• Don’t reinvent the wheel: Spending a few hours of research is always worth it.  Even where there is no pre-existing algorithm that fits your given problem, you can often tailor a more general purpose algorithm to your needs. Most of the algorithms we have written in the past have started with a more widely known algorithm, which has then been modified to handle our specific domain. This not only saves time, but is also likely to lead to a more reliable and maintainable solution.  It’s also worth considering machine learning, where a lot of recent improvements have made it viable for non-experts to integrate third-party products into production software. We saw a great talk at the GOTO Conference 2017 which demonstrated using TensorFlow & Google Cloud
  • ‘Rubber Duck’ the Solution: Get one or two other software developers (the more critical the better!) and talk them through your intended solution. This will often identify design flaws in the algorithm, which is an order of magnitude simpler to fix at this stage than after you have written the code. Also, as the algorithm is likely to need bug fixes and updates in years to come, at least you won’t be the only one able to understand it.
  • Documentation: The users of the system often want to understand what the algorithm is doing at a conceptual level (and why wouldn’t they – how can they trust the results if they can’t understand it?), so it’s worth spending a bit of time documenting it (in addition to code level documentation). If you can’t write a simple 2-3 paragraph description (perhaps with a few diagrams) you are going to cause yourself a lot of pain.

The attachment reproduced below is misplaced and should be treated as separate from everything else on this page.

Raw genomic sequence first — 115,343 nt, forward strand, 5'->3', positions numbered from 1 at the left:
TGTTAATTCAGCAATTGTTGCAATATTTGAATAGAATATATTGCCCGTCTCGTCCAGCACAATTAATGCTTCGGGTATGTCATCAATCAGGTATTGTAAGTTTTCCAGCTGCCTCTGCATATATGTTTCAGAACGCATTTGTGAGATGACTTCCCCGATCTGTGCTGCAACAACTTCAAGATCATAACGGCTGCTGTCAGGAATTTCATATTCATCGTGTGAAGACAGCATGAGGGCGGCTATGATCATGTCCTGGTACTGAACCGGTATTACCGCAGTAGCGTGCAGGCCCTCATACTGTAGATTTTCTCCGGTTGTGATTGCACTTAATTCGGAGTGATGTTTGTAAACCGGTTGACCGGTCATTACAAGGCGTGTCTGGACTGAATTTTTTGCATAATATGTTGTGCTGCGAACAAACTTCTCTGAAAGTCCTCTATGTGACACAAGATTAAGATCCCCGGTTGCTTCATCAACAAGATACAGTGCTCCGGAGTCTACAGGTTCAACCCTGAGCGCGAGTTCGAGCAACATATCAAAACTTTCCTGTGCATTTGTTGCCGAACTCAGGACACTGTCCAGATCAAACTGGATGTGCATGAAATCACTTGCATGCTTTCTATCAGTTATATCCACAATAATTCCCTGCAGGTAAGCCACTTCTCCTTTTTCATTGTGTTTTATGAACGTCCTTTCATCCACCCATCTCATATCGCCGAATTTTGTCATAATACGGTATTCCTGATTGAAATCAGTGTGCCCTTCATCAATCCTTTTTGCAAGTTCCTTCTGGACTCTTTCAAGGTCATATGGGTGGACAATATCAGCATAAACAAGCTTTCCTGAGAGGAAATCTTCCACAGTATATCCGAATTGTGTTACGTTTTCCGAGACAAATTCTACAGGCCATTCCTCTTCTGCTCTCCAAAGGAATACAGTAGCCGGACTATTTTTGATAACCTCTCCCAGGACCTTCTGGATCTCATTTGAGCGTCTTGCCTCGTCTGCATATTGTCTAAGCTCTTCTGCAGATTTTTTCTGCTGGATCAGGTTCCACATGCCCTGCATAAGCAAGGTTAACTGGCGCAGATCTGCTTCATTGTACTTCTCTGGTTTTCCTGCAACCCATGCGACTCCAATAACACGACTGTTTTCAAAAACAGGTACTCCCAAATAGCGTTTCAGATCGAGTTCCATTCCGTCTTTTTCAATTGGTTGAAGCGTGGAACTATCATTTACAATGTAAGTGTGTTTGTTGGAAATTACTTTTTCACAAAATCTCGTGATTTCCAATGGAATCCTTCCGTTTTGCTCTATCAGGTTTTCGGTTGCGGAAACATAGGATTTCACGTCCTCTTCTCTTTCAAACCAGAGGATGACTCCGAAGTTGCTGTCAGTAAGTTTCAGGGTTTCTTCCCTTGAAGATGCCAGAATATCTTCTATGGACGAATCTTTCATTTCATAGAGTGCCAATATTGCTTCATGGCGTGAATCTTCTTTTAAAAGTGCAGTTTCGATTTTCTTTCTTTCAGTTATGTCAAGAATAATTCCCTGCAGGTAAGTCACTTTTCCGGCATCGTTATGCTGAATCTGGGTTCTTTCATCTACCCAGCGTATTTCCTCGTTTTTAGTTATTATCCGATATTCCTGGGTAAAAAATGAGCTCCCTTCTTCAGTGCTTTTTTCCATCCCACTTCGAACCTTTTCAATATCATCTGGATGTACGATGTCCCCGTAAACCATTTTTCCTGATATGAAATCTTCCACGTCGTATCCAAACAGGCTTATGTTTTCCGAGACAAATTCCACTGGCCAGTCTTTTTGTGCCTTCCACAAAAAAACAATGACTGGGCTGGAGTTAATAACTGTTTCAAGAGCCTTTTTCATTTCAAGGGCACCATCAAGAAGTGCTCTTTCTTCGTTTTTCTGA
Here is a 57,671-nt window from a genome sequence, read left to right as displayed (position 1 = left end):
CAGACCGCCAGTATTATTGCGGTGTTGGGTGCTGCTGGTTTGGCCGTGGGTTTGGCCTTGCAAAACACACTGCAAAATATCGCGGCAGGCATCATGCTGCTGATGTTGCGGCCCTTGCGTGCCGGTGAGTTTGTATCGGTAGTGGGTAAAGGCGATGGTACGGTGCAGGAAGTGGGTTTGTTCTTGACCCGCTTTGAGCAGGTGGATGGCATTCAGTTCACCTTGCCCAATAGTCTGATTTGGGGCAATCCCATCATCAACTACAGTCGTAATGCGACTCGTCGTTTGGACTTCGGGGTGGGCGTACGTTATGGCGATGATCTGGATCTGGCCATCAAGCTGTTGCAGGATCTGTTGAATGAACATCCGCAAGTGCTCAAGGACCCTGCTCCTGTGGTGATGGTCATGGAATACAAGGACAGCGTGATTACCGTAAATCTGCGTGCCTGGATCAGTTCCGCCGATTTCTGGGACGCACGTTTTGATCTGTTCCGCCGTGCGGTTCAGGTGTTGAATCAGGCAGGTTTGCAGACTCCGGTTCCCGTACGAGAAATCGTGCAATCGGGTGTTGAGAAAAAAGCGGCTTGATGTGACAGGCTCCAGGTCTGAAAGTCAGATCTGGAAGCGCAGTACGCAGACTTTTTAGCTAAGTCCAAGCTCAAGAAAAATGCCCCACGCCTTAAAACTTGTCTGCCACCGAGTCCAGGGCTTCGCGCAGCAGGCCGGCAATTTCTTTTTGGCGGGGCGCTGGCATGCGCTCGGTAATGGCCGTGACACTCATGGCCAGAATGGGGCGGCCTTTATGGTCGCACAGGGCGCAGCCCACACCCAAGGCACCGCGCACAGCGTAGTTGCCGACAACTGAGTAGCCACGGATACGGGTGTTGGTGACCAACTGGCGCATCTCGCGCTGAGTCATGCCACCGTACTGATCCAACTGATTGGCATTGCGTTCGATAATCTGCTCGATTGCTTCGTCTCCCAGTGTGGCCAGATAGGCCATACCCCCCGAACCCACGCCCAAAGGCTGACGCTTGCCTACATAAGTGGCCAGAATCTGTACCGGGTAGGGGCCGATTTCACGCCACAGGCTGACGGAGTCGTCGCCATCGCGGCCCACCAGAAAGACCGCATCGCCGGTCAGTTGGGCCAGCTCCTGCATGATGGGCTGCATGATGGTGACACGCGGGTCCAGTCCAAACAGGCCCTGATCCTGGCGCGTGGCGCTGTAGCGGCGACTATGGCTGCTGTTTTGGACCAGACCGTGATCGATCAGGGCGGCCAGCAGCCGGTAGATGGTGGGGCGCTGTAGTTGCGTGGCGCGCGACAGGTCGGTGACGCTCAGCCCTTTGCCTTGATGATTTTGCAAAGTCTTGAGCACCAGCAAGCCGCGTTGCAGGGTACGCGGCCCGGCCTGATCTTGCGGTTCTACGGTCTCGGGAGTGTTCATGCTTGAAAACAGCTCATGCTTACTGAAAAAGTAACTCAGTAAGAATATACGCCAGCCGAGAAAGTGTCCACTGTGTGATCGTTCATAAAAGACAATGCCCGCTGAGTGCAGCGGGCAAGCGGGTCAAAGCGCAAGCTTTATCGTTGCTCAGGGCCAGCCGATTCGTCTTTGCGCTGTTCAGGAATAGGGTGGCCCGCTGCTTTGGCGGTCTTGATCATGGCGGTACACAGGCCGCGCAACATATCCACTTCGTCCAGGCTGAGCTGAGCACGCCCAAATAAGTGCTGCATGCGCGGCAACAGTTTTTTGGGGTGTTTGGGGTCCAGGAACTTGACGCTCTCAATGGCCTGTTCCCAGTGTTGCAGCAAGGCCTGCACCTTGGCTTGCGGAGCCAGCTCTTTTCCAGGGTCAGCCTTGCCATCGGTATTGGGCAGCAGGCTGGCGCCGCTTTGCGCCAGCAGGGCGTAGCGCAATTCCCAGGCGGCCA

Focus on writing an algorithm that provides the correct answer. Then refactor it to improve maintainability – your automated tests should make this safe and easy. Only then should you consider optimisation. As Donald Knuth said:

We should forget about small efficiencies, say about 97% of the time: premature optimization is the root of all evil

Or from Michael A. Jackson in Principles of Program Design:

Rules of Optimization:

Rule 1: Don’t do it.
Rule 2 (for experts only): Don’t do it yet.

In some domains performance is not just a nice to have, but an essential requirement – for instance, in a crash detection system in a car. Before diving into development, ask the required performance: does it need to provide an answer within 10ms, 1 second, 10 seconds, sometime in the next day? This will set some constraints on the implementation.

Before you start optimising, make sure you profile the code. It will help you focus on the parts of the algorithm that are causing the biggest performance bottlenecks. It will also tell you if your optimisations are working.  Compilers are pretty smart these days, and sometimes they will be doing the optimisation behind the scenes anyway.

Keep It Simple

Saving the best advice to last: keep it simple! You must be able to reason about how the algorithm is working on a specific data input, otherwise you will never be able to debug it. We have found that an algorithm will grow in complexity over time as each new edge case is found and handled. It’s important that these are not just ‘hacked’ in, but given careful consideration how they integrate with the core algorithm. Where necessary, break the algorithm down into separate stages with well-defined intent and boundaries. This keeps it simple to understand and gives easy points for inspection to help with debugging.